A writer friend of mine is currently working on a memoir. While swapping writerly news with her in a cafe one afternoon this week, it briefly crossed my mind what it would be like if I tried to write my own memoir.
Answer: probably not that great. The truth is, my life is quite boring. Okay, so I make that claim, and then when I start dissecting it I find it’s not completely true – I’ve had some experiences which aren’t entirely commonplace. I’ve written questions for the Weakest Link. I’ve been to an inner-city comp followed by Oxford. I moved to America three weeks after passing my driving test. But while I expect I could cobble together an autobiography if I absolutely had to, I haven’t had an experience I’d describe as truly memoir-worthy. No epic journey of self-exploration through the wilderness a la Cheryl Strayed (author of ‘Wild’). No tragic past to overcome like Dave Pelzer (author of ‘A Child Called It’). It’s all just been… a bunch of stuff that’s happened. And I’ve bumbled my way through. Which is fine – after all, experiences which are good to read about and experiences which are good to live through are not the same thing. It just means I don’t have rich seam of real-life story-gold to mine, so I have to make stuff up instead.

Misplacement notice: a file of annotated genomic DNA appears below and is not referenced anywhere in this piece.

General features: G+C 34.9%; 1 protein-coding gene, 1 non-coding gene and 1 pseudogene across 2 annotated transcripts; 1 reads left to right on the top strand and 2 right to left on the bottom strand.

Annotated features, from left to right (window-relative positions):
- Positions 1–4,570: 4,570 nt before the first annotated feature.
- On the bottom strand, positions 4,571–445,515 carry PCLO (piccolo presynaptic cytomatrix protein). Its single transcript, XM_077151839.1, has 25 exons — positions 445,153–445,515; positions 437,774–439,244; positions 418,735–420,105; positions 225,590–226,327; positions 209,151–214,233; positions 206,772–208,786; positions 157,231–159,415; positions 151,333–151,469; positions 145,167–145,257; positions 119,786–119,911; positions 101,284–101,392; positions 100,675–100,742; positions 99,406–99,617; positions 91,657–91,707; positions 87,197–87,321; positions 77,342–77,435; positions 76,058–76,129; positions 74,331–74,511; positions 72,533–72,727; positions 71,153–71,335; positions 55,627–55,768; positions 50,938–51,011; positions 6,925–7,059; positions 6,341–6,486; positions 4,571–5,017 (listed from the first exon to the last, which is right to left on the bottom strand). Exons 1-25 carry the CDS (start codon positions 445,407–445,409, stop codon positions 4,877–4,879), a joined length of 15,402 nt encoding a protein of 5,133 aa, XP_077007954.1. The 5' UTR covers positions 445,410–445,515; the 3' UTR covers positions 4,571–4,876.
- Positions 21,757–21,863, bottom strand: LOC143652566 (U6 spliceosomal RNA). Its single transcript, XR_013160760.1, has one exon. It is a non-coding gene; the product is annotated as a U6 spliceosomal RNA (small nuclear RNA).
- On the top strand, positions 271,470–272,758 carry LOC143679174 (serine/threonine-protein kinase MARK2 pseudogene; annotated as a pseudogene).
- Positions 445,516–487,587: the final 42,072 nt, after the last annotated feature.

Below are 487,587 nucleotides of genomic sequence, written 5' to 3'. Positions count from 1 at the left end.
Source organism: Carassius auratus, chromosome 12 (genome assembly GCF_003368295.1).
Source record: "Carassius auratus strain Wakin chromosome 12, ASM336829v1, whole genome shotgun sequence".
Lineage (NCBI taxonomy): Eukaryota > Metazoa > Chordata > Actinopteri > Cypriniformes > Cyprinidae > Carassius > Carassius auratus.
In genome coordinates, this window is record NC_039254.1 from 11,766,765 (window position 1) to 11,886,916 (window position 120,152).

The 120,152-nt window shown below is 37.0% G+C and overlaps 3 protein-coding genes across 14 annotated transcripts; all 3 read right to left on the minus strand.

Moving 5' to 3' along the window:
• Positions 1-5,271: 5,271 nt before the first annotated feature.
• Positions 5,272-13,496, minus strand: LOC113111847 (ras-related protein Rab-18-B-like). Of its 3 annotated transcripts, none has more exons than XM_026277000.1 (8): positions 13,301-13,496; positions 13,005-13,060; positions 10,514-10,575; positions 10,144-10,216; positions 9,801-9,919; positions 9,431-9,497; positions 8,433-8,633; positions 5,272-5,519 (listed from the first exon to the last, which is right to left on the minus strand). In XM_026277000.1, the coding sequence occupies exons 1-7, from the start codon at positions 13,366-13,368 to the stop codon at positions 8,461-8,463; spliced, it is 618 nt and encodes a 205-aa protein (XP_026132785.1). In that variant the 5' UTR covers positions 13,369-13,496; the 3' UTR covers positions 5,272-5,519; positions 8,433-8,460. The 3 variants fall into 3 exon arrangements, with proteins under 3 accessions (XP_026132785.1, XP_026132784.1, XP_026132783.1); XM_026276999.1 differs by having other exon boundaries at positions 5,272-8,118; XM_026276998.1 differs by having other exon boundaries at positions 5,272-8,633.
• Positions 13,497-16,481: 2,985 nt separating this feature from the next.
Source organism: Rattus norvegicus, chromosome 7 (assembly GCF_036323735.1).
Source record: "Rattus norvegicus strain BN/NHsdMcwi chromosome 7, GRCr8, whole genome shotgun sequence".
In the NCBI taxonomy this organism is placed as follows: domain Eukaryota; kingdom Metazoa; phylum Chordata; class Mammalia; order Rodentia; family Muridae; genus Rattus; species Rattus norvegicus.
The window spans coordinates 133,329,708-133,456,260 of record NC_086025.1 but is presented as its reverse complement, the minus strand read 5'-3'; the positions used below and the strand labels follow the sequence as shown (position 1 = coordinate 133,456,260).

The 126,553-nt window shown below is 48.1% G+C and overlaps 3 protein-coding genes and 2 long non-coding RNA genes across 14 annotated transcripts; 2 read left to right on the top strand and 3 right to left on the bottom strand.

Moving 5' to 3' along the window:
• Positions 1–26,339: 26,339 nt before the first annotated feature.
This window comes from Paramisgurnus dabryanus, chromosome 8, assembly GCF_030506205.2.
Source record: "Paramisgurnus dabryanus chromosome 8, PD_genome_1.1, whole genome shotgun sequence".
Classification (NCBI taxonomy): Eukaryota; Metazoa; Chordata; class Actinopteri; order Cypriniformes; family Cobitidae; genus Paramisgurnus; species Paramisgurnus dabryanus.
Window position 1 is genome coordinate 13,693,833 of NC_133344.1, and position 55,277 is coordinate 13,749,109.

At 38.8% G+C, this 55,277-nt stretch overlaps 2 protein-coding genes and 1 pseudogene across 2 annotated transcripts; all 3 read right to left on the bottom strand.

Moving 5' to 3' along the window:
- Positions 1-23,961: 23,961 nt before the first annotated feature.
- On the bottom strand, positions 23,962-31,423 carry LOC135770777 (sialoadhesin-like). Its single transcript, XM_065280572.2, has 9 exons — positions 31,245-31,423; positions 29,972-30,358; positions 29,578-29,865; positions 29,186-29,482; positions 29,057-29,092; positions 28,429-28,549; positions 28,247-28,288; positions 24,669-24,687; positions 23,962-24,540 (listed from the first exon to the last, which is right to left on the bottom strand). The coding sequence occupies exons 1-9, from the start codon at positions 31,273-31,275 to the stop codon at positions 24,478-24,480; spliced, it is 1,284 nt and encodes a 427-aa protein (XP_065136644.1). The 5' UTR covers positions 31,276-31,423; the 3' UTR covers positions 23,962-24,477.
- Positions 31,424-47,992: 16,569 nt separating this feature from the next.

A question I actually only rarely get asked – probably one of the perks of writing fantasy – is if I’ve ever plundered my own life for writing material. The answer is no, not really – I’ve not even been particularly tempted to insert caricatures of people I know into my work. There have been times when I’ve tried to put aspects of myself into my writing, but I’ve never found the resulting stories very successful. They end up feeling forced, somehow less honest than the stuff I’ve invented out of whole cloth, and I’ve found writing them uncomfortable.
It seems to write about yourself well you need to achieve a level of critical distance on your own experiences that I simply haven’t managed to reach, and perhaps I never will. Maybe that’s nothing to worry about. After all, one of the inherent limitations of memoir as a genre is that you’ve only got so much material available. I’m currently reading Caitlin Moran’s novel ‘How to Build a Girl’, and while it’s enjoyable, it’s deja vu-inducingly close – even in title – to her memoir ‘How to Be a Woman’, and she’s also used her own early life as the basis for the sitcom ‘Raised By Wolves’. Now I love Caitlin Moran, but I don’t think she can really keep recycling her eccentric upbringing indefinitely. The great thing about fantasy, in contrast, is that you can make up whatever you want, and keep making it up. I’ve already got more ideas than I’ll ever be able to use, and I have more of the buggers every day. (having ideas is not the same, alas, as having written books).
In some ways, moreover, writing pure fiction can feel more revealing than writing memoir or confessional fiction, since you haven’t got anything to hide behind, no ‘but it really happened like that’ defence. You have to admit that everything just came out of your own head and yes your brain really is that weird. But then, if I was too concerned about people thinking I was weird, I wouldn’t have started down this route. Today, I have a nice quiet actual life, and plenty of time to spend with my inner life, filled with things both rich and strange. I might never get a memoir out of it, but I’m happy.